SMPS - Cap bridging pri & sec windings

Discussion in 'General Electronics Chat' started by eblc1388, Nov 15, 2009.

  1. eblc1388

    Thread Starter AAC Fanatic!

    Nov 28, 2008
    I have several AC adapters that gives tinkling feeling to my hand when I accidentally touches its output.

    The following image shows a typical circuit where there is a capacitor bridging the primary HV side and the secondary LV side.

    I think it has something to do with EMI suppression but touching the output gives tinkling feeling to the back of my hand and there is a relatively high voltage when measured by a DVM w.r.t. real ground.

    Why is this capacitor needed and what about the safety implication should this capacitor fails? Why go to HIPOT 5000V testing of the transformer and then ruin that by adding this capacitor?

    Secondly, in the ST application note(shown below), is the DOT(polarity) of the HV transformer secondary output winding wrongly labeled? I asked because the explanation by the designer on how the circuit functions indicate it is of a flyback design.

  2. Wendy


    Mar 24, 2008
    I'd worry a lot more about the electronics connected to it myself. The transformer and optocoupler have it nicely isolated. It sounds like you have some high voltage spikes coming from somewhere.

    Schematics like that give me a headache, they are so convoluted. What is coming out of the transformer would be an inverted waveform, but it will be AC. This means the rectification and filtering should do it's job.

    As near as I can tell it varies the frequency of oscillator to send power to the other side. With only a little load (and most of it internal) an occasional pulse would do it.

    Any way of getting an oscope shot of this? Approach with caution, I knew a guy who zapped 3 DVMs trying to get a reading of a 600VDC power supply. Near as we could tell it had some really high voltage spikes (with current) riding on DC (probably normal to the operation of the design). It would start the MOS conducting, then follow up with a massive surge of current. The inside of all 3 meters were melted, beyond all recognition. I sent one to a cal dept. as a joke. He wound up using a Simpson VOM to do the job.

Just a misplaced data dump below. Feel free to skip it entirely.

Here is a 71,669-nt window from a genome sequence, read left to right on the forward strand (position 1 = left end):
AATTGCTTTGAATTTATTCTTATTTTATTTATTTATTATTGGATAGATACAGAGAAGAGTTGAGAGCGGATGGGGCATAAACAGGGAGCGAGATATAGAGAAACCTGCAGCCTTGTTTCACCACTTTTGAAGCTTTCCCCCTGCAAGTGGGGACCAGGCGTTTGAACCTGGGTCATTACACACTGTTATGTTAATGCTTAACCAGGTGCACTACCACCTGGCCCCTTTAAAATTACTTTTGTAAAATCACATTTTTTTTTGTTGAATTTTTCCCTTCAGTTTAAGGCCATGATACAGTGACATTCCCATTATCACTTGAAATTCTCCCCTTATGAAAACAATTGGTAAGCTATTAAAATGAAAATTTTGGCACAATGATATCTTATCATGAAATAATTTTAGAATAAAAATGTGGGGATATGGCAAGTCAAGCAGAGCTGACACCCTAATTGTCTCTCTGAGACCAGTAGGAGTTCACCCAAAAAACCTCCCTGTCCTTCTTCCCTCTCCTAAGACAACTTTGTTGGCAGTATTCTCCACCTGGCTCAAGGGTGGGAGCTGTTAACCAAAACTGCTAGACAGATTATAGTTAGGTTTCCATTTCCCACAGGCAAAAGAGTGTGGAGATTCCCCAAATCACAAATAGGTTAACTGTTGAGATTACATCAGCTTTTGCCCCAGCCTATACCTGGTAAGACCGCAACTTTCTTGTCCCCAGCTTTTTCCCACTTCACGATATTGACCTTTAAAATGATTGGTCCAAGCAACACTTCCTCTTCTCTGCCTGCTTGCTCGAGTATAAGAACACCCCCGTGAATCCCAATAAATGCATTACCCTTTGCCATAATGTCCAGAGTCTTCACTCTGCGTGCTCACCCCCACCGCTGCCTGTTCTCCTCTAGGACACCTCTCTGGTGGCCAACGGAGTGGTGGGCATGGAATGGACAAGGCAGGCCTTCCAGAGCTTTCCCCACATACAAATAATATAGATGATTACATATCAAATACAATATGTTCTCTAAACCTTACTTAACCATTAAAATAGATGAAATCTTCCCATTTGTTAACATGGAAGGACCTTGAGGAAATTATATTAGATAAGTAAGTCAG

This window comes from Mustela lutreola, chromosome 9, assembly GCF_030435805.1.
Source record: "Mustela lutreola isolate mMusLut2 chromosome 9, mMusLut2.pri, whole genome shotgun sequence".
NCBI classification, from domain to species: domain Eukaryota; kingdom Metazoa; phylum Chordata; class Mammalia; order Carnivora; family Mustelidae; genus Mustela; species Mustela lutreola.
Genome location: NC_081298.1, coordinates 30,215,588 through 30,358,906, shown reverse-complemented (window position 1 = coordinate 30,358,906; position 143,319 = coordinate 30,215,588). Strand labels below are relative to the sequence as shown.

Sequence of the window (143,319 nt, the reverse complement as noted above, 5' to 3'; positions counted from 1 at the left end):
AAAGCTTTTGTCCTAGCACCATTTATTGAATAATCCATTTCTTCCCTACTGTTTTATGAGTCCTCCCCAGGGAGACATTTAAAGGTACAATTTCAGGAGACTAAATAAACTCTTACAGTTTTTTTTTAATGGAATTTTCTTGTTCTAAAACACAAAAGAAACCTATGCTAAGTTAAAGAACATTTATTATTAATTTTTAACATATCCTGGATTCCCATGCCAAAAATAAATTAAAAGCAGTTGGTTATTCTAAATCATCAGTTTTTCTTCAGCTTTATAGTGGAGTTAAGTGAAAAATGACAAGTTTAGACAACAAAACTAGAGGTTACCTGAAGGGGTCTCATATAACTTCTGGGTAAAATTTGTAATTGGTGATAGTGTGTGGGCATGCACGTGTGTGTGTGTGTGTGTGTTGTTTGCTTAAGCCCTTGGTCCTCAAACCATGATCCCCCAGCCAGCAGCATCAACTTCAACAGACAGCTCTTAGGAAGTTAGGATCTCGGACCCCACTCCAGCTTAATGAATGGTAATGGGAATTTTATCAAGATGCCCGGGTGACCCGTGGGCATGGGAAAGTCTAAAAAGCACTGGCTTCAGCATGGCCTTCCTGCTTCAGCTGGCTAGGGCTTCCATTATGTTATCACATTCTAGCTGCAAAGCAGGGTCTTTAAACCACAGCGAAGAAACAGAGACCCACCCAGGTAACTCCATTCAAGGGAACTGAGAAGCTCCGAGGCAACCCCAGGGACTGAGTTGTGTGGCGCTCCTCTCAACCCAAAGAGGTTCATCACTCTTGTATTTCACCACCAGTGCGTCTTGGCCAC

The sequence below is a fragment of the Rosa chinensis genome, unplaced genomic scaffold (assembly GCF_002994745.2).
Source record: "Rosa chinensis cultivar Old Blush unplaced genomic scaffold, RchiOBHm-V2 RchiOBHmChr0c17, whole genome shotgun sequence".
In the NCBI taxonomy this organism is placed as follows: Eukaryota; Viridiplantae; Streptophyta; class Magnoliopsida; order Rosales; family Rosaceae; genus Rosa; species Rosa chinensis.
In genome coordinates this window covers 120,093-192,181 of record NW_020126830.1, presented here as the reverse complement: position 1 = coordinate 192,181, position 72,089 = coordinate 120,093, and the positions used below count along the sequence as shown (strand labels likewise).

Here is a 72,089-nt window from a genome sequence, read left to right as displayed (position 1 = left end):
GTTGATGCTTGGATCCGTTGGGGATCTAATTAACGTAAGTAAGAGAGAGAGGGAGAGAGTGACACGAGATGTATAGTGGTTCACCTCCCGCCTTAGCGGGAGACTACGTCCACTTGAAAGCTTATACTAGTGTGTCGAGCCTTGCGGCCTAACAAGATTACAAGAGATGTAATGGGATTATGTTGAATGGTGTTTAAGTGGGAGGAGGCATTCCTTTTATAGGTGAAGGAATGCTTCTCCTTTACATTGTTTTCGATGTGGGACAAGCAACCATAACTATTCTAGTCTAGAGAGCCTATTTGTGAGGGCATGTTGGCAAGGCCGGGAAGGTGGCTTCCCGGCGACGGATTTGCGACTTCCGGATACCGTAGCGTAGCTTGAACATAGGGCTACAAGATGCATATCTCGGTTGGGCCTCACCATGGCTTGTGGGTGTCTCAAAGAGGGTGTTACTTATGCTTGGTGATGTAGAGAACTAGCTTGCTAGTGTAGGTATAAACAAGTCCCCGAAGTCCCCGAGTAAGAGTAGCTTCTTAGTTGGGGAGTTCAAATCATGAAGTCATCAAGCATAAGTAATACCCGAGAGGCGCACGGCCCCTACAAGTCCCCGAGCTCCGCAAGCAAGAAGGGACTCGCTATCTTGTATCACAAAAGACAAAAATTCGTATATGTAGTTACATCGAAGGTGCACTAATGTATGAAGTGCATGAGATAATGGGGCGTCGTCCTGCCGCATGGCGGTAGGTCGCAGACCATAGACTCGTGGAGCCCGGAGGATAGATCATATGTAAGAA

My point is humans can survive a static equivalent zap with no problem, whereas an oscope front end might not be so lucky.
  3. Wendy


    Mar 24, 2008
    Looking at the print there are several anomolies. It defines that all caps are 50V unless otherwise specified. Problem is, the primary side of this design is going to run into hundreds of volts, possibly as high as 340VDC. C1, C2, and C12 have no voltage designations. The input to the circuit is undefined, just L and N, which to me means Line and Neutral, in other words, direct line voltage input.
  4. beenthere

    Retired Moderator

    Apr 20, 2004
    I particularly like C1 as an electrolytic across an AC line.

    I would guess the C8 is simply a spike remover. Since the secondary is floating with respect to the input power, polarity does not matter. The rectifier diode and ground connection will determine the polarity of the DC out.

    Seems like a lot of trouble for 12 volts DC @ 840 ma. It's doubtless more efficient than a linear supply, and certainly uses lots less copper.